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RANZCP supports the introduction of pill-testing trials for harm reduction

22 January 2019
 
 
 
The Royal Australian and New Zealand College of Psychiatrists (RANZCP) recognises the public health benefits of pill-testing services as part of a harm reduction approach to drug policy in Australia and New Zealand.
 
RANZCP President, Dr Kym Jenkins said: ‘We believe there is sufficient evidence currently available to justify the introduction of carefully designed pill-testing trials around Australia’.
 
‘We call on governments to review the growing evidence base and work with clinical experts within the field of addiction and other public health physicians to minimise the harmful effects of drugs on the community and help prevent further tragedies.
 
‘It is time to implement and thoroughly evaluate new evidence-based measures that prioritise health and safety, especially for those vulnerable and hard-to-reach populations, including young recreational drug users’, said Dr Jenkins.
 
The RANZCP acknowledges that there are diverse views on this contentious and highly debated topic in Australia at this time.
 
Pill testing, or drug checking, allows people to anonymously submit samples of illegal drugs for forensic analysis, and provides individualised feedback of results and counselling as appropriate.
 
The detection of pills that contain lethal substances before consumption is particularly important in light of several recent deaths as a result of pills being consumed in social settings including music festivals, nightclubs and parties.
 
Chair of the RANZCP Faculty of Addiction Psychiatry, Dr Shalini Arunogiri said: ‘There are pill-testing services available in several European countries and the RANZCP supports access and availability of similar programs in Australia and New Zealand’.
 
Research indicates that there is a strong demand for these services in Australia.
 
An Australian study conducted from 2005 to 2008 demonstrated that 44% of music festival attendees had used illicit drugs in the last month.[i]
 
Significantly, the evidence suggests that when most people are told their pills contain substances that they do not want to ingest, or are of unknown content, they report that they would choose not to take the pill.[ii]
 
The research also indicates that drug users who use testing services do not use more drugs than those who do not,[iii] and the prevalence of drug use does not appear to be higher in countries that have drug-checking systems in place.[iv]
 
Dr Arunogiri emphasised that pill testing also provides public health authorities with data on substances in the drug market.
 
‘This information can be applied in health promotion strategies and can support the identification and removal of hazardous drugs from the market.
 
‘There are some drawbacks to pill-testing services, including cost and the limitations of particular tests which may lead to individuals having a false sense of security, believing that the use of a tested substance is safe.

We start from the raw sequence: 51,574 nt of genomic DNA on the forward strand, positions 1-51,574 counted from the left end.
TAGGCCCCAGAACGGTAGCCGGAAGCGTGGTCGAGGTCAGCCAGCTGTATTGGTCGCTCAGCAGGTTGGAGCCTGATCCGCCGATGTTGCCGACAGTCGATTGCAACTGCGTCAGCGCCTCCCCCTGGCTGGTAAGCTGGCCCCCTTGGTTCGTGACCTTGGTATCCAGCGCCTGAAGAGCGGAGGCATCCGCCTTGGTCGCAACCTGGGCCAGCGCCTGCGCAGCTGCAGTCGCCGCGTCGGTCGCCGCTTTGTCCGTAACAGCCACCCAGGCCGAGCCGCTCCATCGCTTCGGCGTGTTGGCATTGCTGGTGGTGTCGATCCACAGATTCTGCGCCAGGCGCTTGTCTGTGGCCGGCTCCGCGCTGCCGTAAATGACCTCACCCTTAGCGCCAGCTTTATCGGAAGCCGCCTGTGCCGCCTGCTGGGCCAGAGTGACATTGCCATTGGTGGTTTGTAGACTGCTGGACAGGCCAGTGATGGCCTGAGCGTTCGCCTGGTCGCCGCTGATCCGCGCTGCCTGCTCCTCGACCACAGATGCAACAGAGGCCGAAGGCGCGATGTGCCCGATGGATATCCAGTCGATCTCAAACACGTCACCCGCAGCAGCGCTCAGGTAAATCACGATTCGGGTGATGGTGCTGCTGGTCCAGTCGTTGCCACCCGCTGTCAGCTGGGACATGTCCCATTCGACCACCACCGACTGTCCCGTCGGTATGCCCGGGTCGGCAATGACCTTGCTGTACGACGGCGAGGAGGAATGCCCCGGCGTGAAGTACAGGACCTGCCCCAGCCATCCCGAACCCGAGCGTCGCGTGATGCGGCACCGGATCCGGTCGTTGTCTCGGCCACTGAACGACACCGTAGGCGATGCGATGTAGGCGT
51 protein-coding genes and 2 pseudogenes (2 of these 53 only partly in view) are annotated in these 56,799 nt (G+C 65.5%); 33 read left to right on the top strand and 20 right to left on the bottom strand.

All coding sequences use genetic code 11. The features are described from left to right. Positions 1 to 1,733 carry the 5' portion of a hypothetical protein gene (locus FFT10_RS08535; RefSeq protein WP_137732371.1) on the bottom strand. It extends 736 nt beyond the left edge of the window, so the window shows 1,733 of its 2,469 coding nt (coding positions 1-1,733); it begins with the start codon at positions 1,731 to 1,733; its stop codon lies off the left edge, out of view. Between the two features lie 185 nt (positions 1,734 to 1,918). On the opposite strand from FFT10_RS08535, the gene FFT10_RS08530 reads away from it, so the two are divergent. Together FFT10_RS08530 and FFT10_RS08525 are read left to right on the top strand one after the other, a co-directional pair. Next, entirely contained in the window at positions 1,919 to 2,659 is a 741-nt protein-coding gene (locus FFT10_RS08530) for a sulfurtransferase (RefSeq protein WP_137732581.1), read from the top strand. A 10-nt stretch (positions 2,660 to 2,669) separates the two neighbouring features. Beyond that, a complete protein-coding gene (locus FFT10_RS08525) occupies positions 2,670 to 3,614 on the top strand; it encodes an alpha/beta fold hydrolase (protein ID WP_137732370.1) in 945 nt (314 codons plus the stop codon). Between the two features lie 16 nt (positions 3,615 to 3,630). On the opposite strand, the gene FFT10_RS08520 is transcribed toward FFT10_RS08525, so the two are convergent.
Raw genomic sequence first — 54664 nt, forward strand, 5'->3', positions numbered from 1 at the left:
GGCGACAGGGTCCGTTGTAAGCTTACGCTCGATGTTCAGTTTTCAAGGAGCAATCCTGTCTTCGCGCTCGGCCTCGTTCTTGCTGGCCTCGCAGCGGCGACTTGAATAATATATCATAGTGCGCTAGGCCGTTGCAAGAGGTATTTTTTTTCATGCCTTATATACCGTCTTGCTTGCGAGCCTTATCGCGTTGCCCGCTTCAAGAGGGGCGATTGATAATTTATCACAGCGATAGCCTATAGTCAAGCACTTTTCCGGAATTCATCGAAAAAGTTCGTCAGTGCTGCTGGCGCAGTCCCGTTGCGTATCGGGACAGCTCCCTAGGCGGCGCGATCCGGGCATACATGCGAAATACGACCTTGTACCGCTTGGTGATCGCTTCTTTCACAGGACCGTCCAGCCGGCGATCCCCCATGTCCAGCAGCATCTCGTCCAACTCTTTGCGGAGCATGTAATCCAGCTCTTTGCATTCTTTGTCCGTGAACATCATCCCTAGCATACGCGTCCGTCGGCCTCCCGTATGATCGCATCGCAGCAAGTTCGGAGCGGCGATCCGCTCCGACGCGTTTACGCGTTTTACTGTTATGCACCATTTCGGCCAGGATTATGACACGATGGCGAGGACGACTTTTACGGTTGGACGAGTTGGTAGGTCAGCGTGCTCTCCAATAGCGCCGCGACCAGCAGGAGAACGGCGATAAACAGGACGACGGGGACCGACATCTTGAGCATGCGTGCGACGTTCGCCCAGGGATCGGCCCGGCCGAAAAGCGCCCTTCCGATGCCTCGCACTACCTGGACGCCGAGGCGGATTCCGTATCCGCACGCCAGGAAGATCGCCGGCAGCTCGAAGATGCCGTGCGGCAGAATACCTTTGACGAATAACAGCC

‘As such, pill-testing services should include clear acknowledgement and communication of these limitations, and should aim to use sophisticated equipment that improve accuracy’, said Dr Arunogiri.
 
‘Every form of substance use carries potential risks so pill testing should be nested within services that provide confidential and accurate interpretation of test results and educate individuals about potential risks.
 
‘However, harm reduction strategies are designed to reduce rather than eliminate the harms associated with particular activities, and to improve the health outcomes for people who use harmful substances’.
 
The RANZCP supports the careful introduction of legislative changes to allow people with illicit substances to utilise pill-testing services. This would require the cooperation of law enforcement bodies.
 
Pill testing is an example of an evidence-based, tried and tested method of harm reduction that could save lives and prevent the suffering of family, friends and communities.
 
ENQUIRIES: Andy Newton at media@ranzcp.org or +61 437 315 911
 
The Royal Australian and New Zealand College of Psychiatrists is a membership organisation that prepares medical specialists in the field of psychiatry, supports and enhances clinical practice, advocates for people affected by mental illness and advises governments on mental health care. For information about our work, our members or our history, visit www.ranzcp.org.
 
If you or someone you know needs help, contact Lifeline on 13 11 14 or www.lifeline.org.au or the Suicide Callback Service on 1300 659 467 or www.suicidecallbackservice.org.au.
 
 
[i] Lim MS, Hellard ME, Hocking JS, Spelman TD, Aitken CK (2010) Surveillance of drug use among young people attending a music festival in Australia, 2005-2008. Drug Alcohol Rev. 29(2):150-6.
 
[ii] Johnston J, Barratt MJ, Fry CL, Kinner S, Stoove M, Degenhardt L, George J, Jenkinson R, Dunn M, Bruno R (2006) A survey of regular ecstasy users’ knowledge and practices around determining pill content and purity: Implications for policy and practice. International Journal of Drug Policy. 17(6):464-472.
 
[iii] Benschop A, Rabes M, Korf D (2002) Pill testing, ecstasy and prevention: A scientific evaluation in three European cities. Amsterdam, Netherlands: Rozenberg Publishers.
 
[iv] European Monitoring Centre for Drugs and Drug Addiction (2016) European Drug Report 2016: Trends and Developments. Luxembourg: European Monitoring Centre for Drugs and Drug Addiction.